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 was artistic director of the company from 1980 to 1990 and was followed in that position by Jane Hermann and Oliver Smith (1990–92) and Kevin McKenzie (1992–).

Bibliography

See A. Olshan, ed, American Ballet Theatre: The First Fifty Years (1989), E. Kay, The American Ballet Theatre: A 25-Year Retrospective (1999); study by C. Payne (1978).

References in periodicals archive ?
Since joining American Ballet Theatre in 1997, he has shot through the ranks of ABT to become one of the company's box office draws.
Following City Center's popular Fall for Dance series and high-profile engagement of Sylvie Guillem, American Ballet Theatre defied marketing wisdom and presented three weeks of repertory there--to crowded and even sold-out houses.
American Ballet Theatre will open its engagement with a mixed bill featuring Jiri Kylian's ``Petite Mort'' and ``Sechs Tanze,'' Antony Tudor's ``Pillar of Fire'' and ``Within You, Without You,'' featuring pieces by four choreographers set to the recordings of George Harrison.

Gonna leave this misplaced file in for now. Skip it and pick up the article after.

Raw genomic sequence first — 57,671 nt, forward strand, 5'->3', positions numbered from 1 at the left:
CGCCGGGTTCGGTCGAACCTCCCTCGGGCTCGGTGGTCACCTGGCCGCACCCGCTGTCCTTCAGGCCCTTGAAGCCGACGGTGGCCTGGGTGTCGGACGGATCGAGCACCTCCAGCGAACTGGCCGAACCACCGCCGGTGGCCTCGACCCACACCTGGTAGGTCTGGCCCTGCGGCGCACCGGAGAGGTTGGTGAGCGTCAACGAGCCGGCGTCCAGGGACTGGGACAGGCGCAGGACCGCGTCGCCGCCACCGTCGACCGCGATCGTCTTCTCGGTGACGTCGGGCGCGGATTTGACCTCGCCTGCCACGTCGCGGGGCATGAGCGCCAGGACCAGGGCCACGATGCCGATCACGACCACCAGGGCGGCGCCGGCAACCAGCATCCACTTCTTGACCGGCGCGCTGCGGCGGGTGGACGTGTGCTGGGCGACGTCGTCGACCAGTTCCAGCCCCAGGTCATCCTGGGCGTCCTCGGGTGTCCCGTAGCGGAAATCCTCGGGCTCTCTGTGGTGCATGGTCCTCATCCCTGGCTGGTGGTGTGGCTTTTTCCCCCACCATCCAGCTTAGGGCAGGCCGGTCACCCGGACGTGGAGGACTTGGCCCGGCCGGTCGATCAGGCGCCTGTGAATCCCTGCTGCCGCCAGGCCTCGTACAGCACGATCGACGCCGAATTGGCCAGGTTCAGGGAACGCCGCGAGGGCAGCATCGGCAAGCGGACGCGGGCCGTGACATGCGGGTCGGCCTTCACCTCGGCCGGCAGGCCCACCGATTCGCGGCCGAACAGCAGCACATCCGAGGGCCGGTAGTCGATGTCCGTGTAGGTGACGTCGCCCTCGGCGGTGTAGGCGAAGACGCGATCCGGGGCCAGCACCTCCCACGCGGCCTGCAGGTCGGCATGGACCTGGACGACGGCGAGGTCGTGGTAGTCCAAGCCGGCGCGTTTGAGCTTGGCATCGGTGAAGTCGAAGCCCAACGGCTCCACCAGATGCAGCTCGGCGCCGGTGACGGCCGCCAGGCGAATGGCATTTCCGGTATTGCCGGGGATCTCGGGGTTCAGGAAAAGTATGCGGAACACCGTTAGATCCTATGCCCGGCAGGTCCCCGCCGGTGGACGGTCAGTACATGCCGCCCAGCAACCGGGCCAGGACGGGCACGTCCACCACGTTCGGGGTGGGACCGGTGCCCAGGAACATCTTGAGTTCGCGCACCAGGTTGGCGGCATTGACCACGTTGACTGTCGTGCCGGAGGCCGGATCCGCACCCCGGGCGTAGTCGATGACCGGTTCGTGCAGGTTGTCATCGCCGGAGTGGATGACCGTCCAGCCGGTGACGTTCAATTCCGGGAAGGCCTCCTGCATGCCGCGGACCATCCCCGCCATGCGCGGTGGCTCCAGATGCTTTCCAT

B] Irina Kolpakova, ballet mistress, American Ballet Theatre
The Official School of American Ballet Theatre Professional Training for ages 12-18 Franco De Vita, Principal 890 Broadway, 3rd Fl, NYC 10003 (212) 477-3030; www.
As artistic director of education and training for American Ballet Theatre, a position he stepped down from last October, he nurtured a generation of talent that now enriches the ranks of the main company.
In restaging it for American Ballet Theatre, Anna-Marie Holmes has pared down the long, three-act, five-scene ballet to fit modern tastes and beefed up the action, using silent-movie tricks: sleeping potions, sword fights, a fantastic storm and a shipwreck.